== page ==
Neediness, Incarnate

by Smiley McGrouchpants, Jr-Esq-III



    Worthless Veikass paid the stripper extra to bounce her boobs back-and-forth across his nose — unfortunately, he didn't have a dick, just a clit and a set of balls, so it didn't distract him from his constant misery for more than 5 min. (and then, at that, just barely).
    He say back after her work was done.  He decided she was ok, but not good enough!
    He scanned the room, furtively, like a nervous little jerk.  He needed another Dos Equis.
    His companions for the night, Colonized Mike and Basic Brad, hoisted their beers.  They have bigger dicks than me, he perished the thought plaguing him, unbidden as a mosquito but as likely to happen — he had no will, or, rather, the barest dregs of one.  (IMAGINE A FUEL TANK PERPETUALLY ON “E,” OKAY?)  They can get some without driving women away with their hostile, overheated covetousness he was also plagued to think, unbidden — these thoughts bloomed like cells in a petri dish, it was all he could do to ride them out.  Hence the beer and strippers and working in consulting.



    He really did, but at least this was spread out on a naked woman — one of those places you had to know people to get into, they served the deadly puffer fish, and shit like that.
    He couldn't taste much — his palate, like his emotional range, was ground down to, effectively, sandpaper, so all stimuli, up to and, at times, including sleep, made him vaguely uncomfortable, at best — but he grabbed another morsel off the below-the-nipple area that appeared to be made of eel — or tuna, maybe.
    He munched it like a kid in a TV commercial munching his breakfast cereal, and looked around the dimly-lit, hushed-tones place, run with all the focus and very, very serious deference the Japanese were known for.
    He sudden thought — he rarely had any others; it was like he was being constantly invaded, and couldn't imagine imposing anything else on persons, places, or things outside of himself, it was all he'd known since kindergarten when those cruel kids at the middle-upper-class private school in Western Massachusetts had willfully mispronounced his non-Hindu or —Muslim Indian name, branding him for life as an outsider, a loser, and a worthless piece of shit — about the Gedde Watanbe character in Sixteen Candles: “Long Duk Dong!”
    People looked at him, their glares deafening in the silence.  Even the naked woman prone on the table broke her self-imposed trance to glance at him, like she couldn't help it, an act that'd be sufficient to get her fired if observed by anyone who reported it to her superiors.
    Veikass ducked his head down.  Was that out loud?
    Guess it was.
    At least nobody'd call me “chink,” he thought, smirking to himself, relived, for about a millisecond, and ordered another Sapporo.   



    “ . . . inroads into Laddin America — ”
    Everyone stopped speaking.  Veikass felt like a fool.  Ice clinked in glasses.
    “As we've found out in Peru — ” (an interruption clearly meant to put the “shine” back on the territories Veikass had, oblivious, just derided; this guy had a lot of stake and personal belief in doing, and the opportunity'd presented itself, so he grabbed it) “ — and finding out in other no-longer-worth-calling ‘third world' countries in its vicinity — ”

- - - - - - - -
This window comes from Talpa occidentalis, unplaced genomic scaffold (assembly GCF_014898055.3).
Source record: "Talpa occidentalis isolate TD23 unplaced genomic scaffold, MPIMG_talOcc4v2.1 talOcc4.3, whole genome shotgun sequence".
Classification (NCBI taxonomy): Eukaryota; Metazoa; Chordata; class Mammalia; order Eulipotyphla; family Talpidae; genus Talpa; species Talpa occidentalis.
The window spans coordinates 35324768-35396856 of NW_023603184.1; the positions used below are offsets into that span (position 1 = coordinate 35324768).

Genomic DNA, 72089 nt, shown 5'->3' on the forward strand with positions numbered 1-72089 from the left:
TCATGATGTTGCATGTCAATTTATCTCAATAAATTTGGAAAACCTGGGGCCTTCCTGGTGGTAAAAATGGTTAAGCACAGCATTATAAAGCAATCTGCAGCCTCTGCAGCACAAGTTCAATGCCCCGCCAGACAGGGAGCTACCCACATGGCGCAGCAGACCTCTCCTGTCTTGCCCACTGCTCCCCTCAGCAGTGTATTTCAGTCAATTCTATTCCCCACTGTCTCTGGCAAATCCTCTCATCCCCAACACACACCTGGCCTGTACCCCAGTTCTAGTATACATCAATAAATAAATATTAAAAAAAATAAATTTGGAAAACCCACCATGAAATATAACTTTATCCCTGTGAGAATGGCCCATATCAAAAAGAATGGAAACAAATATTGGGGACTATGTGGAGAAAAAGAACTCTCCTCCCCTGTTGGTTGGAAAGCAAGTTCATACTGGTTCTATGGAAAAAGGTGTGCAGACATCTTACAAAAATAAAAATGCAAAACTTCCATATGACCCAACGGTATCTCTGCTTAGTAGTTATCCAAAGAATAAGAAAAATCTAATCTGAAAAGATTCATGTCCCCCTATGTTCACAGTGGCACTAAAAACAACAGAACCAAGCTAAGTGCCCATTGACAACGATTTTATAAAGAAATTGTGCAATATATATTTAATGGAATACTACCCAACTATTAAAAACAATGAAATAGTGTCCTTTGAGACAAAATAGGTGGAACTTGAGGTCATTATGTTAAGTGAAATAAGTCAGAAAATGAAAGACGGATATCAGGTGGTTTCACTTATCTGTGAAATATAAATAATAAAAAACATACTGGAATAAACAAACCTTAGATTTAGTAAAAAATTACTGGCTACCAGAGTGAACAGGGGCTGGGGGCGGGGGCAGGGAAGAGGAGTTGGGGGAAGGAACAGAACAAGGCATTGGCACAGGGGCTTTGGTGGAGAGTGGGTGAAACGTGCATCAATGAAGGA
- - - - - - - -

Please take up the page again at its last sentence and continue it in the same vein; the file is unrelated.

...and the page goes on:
One man, early fifties, nodded his head back and rocked on his heels a bit, thinking something which he kept to himself, clearly along the lines of We'll see.  Too soon to tell.
    Veikass couldn't get Alladin's lamp out of his head — couldn't since ninth grade.
    Good thing his holdings dwarfed most — nay, half — the room's.  He felt secure.
    For a nanosecond . . .



    Veikass was bemused to see someone writing about something he'd done at Haverford — dictation!
    He'd dictated a letter to himself on Maxell audiocassettes that anyone could buy at Record Town™ in 4- or 8-packs — a pretty good idea, you have to admit, or he thought you did — and sent it to some guy at UMich Ann Arbor who'd been in his English class in high school.  No response.
    Jeez!  ('Cept he mispronounced it, even in his head, as ‘Geeze.'  Don't ask me why!)  Somehow this Bill O'Reilly character at FOXNews had latched onto the same idea.  He almost got a hard-on — the pull of validation like a flag up a mast, at last, at last.  He was a person!
    But no.  Overanxious for satiation yet again, and driving people bonkers if they couldn't get out of his range, he didn't even notice how pent up and sweaty he was getting, nor how his fantasies, no so much unmoored as overheated and reproducing themselves like cellular mitochondria, took flight from reality.
    Fortunately he was along in his office and could let his mind roam.  About 40 minutes passed.
    He looked at the clock.  What had happened?  Oh yes, he had been thinking, having some great ideas.
    He shuffled some papers on his desk, and left the room.



    Veikass felt bored.
    He still couldn't believe — even after applying early! — that Brown had rejected him.  They must've not really wanted him.  After all, if you get in, you have to go, and they take that into account, as well they should . . . and they still sent him the thin, “we're sorry to inform you” letter?  It stung.
    “Worthless Veikass?”
    Oh — somebody was talking to him, that's right, he was someplace, he was supposed to be paying attention: “Ahh . . . short it, but, wait for the rush the other direction to hit.”
    This caused deep breaths, and wide-eyed glances back and forth.
    “But . . . our exposure'll be — ”
    “You want my advice, it's an unconventional swerve.  It'll work.”  The weight behind his words was the hiring of him (in terms of turning all their guns, turrets and ships in this direction) and the consultancy he represented (he was on the staff of a largeness, period, entity).
     The wide-eyed questioner actually reached for and unloosened his tie, before gritting out “Do it.” To a subordinate in a voice so gravelly and drained of resolve you could only hear grinding bones, throat and larynx, in it.  Like the human spirit had vacated.
    Hopefully we'll still be here next week . . .
    Or next quarter . . .
    Worthless Veikass still couldn't believe he didn't get into Brown.
    He felt like shit about it.



    Worthless Veikass was dictating to his phone — amazing, the technology — since, that remembrance of his eschewed-by-a-dude college idea w/the Maxell tape just, wasn't, an idea, ready, for the times . . .